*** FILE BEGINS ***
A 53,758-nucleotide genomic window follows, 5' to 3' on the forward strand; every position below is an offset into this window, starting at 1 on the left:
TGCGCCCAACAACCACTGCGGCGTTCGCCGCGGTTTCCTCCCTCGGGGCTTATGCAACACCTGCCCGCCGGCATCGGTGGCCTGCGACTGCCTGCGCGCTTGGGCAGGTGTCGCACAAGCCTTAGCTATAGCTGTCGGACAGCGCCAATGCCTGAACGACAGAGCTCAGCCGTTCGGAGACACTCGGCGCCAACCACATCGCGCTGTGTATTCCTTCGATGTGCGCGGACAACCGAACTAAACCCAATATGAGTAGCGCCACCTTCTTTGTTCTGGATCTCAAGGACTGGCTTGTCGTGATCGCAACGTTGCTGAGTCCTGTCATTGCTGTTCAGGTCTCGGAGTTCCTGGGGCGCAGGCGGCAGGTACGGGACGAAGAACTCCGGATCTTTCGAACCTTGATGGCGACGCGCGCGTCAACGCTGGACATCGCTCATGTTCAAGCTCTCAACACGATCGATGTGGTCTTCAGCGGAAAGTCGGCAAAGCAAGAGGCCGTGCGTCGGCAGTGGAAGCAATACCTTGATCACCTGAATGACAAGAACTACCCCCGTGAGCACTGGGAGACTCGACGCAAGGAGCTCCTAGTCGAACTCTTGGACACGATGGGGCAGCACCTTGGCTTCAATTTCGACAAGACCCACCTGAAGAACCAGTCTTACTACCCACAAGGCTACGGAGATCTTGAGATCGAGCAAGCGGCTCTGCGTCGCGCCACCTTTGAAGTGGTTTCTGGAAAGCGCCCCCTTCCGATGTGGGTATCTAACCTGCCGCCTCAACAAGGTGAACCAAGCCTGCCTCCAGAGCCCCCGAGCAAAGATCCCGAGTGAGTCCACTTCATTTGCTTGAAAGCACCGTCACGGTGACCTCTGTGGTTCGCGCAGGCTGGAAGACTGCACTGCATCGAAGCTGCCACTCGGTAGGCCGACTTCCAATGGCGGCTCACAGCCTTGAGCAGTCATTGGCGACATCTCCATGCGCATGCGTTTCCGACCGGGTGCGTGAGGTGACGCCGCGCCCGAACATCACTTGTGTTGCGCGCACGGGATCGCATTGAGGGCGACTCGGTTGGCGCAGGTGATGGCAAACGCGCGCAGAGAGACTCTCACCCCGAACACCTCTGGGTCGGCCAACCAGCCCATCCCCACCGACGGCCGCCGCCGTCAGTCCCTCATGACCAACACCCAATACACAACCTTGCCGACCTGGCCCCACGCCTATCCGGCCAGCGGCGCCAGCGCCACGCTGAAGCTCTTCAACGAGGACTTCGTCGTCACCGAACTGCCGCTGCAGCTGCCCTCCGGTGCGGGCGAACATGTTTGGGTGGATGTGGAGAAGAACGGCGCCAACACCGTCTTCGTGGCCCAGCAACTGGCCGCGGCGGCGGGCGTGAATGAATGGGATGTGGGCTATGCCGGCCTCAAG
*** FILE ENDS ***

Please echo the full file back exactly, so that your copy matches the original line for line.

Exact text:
A 53,758-nucleotide genomic window follows, 5' to 3' on the forward strand; every position below is an offset into this window, starting at 1 on the left:
TGCGCCCAACAACCACTGCGGCGTTCGCCGCGGTTTCCTCCCTCGGGGCTTATGCAACACCTGCCCGCCGGCATCGGTGGCCTGCGACTGCCTGCGCGCTTGGGCAGGTGTCGCACAAGCCTTAGCTATAGCTGTCGGACAGCGCCAATGCCTGAACGACAGAGCTCAGCCGTTCGGAGACACTCGGCGCCAACCACATCGCGCTGTGTATTCCTTCGATGTGCGCGGACAACCGAACTAAACCCAATATGAGTAGCGCCACCTTCTTTGTTCTGGATCTCAAGGACTGGCTTGTCGTGATCGCAACGTTGCTGAGTCCTGTCATTGCTGTTCAGGTCTCGGAGTTCCTGGGGCGCAGGCGGCAGGTACGGGACGAAGAACTCCGGATCTTTCGAACCTTGATGGCGACGCGCGCGTCAACGCTGGACATCGCTCATGTTCAAGCTCTCAACACGATCGATGTGGTCTTCAGCGGAAAGTCGGCAAAGCAAGAGGCCGTGCGTCGGCAGTGGAAGCAATACCTTGATCACCTGAATGACAAGAACTACCCCCGTGAGCACTGGGAGACTCGACGCAAGGAGCTCCTAGTCGAACTCTTGGACACGATGGGGCAGCACCTTGGCTTCAATTTCGACAAGACCCACCTGAAGAACCAGTCTTACTACCCACAAGGCTACGGAGATCTTGAGATCGAGCAAGCGGCTCTGCGTCGCGCCACCTTTGAAGTGGTTTCTGGAAAGCGCCCCCTTCCGATGTGGGTATCTAACCTGCCGCCTCAACAAGGTGAACCAAGCCTGCCTCCAGAGCCCCCGAGCAAAGATCCCGAGTGAGTCCACTTCATTTGCTTGAAAGCACCGTCACGGTGACCTCTGTGGTTCGCGCAGGCTGGAAGACTGCACTGCATCGAAGCTGCCACTCGGTAGGCCGACTTCCAATGGCGGCTCACAGCCTTGAGCAGTCATTGGCGACATCTCCATGCGCATGCGTTTCCGACCGGGTGCGTGAGGTGACGCCGCGCCCGAACATCACTTGTGTTGCGCGCACGGGATCGCATTGAGGGCGACTCGGTTGGCGCAGGTGATGGCAAACGCGCGCAGAGAGACTCTCACCCCGAACACCTCTGGGTCGGCCAACCAGCCCATCCCCACCGACGGCCGCCGCCGTCAGTCCCTCATGACCAACACCCAATACACAACCTTGCCGACCTGGCCCCACGCCTATCCGGCCAGCGGCGCCAGCGCCACGCTGAAGCTCTTCAACGAGGACTTCGTCGTCACCGAACTGCCGCTGCAGCTGCCCTCCGGTGCGGGCGAACATGTTTGGGTGGATGTGGAGAAGAACGGCGCCAACACCGTCTTCGTGGCCCAGCAACTGGCCGCGGCGGCGGGCGTGAATGAATGGGATGTGGGCTATGCCGGCCTCAAG